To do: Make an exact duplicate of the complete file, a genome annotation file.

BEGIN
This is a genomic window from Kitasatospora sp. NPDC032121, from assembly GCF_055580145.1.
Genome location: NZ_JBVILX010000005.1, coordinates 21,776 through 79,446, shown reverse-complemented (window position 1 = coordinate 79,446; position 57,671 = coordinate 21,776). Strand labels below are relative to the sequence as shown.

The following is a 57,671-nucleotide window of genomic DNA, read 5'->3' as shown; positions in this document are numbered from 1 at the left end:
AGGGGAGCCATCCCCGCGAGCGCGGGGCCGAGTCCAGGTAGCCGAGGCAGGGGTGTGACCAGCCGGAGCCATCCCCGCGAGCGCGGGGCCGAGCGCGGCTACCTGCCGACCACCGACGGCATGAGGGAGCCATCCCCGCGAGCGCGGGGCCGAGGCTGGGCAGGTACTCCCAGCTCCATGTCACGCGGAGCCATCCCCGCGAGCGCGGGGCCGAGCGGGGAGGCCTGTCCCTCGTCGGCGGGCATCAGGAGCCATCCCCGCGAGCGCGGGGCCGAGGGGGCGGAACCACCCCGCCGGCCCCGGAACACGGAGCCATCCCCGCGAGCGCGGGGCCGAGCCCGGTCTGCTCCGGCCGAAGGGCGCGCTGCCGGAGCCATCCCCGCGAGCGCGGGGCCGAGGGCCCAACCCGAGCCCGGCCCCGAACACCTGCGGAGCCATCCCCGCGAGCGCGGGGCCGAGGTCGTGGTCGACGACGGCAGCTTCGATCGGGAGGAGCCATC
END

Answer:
This is a genomic window from Kitasatospora sp. NPDC032121, from assembly GCF_055580145.1.
Genome location: NZ_JBVILX010000005.1, coordinates 21,776 through 79,446, shown reverse-complemented (window position 1 = coordinate 79,446; position 57,671 = coordinate 21,776). Strand labels below are relative to the sequence as shown.

The following is a 57,671-nucleotide window of genomic DNA, read 5'->3' as shown; positions in this document are numbered from 1 at the left end:
AGGGGAGCCATCCCCGCGAGCGCGGGGCCGAGTCCAGGTAGCCGAGGCAGGGGTGTGACCAGCCGGAGCCATCCCCGCGAGCGCGGGGCCGAGCGCGGCTACCTGCCGACCACCGACGGCATGAGGGAGCCATCCCCGCGAGCGCGGGGCCGAGGCTGGGCAGGTACTCCCAGCTCCATGTCACGCGGAGCCATCCCCGCGAGCGCGGGGCCGAGCGGGGAGGCCTGTCCCTCGTCGGCGGGCATCAGGAGCCATCCCCGCGAGCGCGGGGCCGAGGGGGCGGAACCACCCCGCCGGCCCCGGAACACGGAGCCATCCCCGCGAGCGCGGGGCCGAGCCCGGTCTGCTCCGGCCGAAGGGCGCGCTGCCGGAGCCATCCCCGCGAGCGCGGGGCCGAGGGCCCAACCCGAGCCCGGCCCCGAACACCTGCGGAGCCATCCCCGCGAGCGCGGGGCCGAGGTCGTGGTCGACGACGGCAGCTTCGATCGGGAGGAGCCATC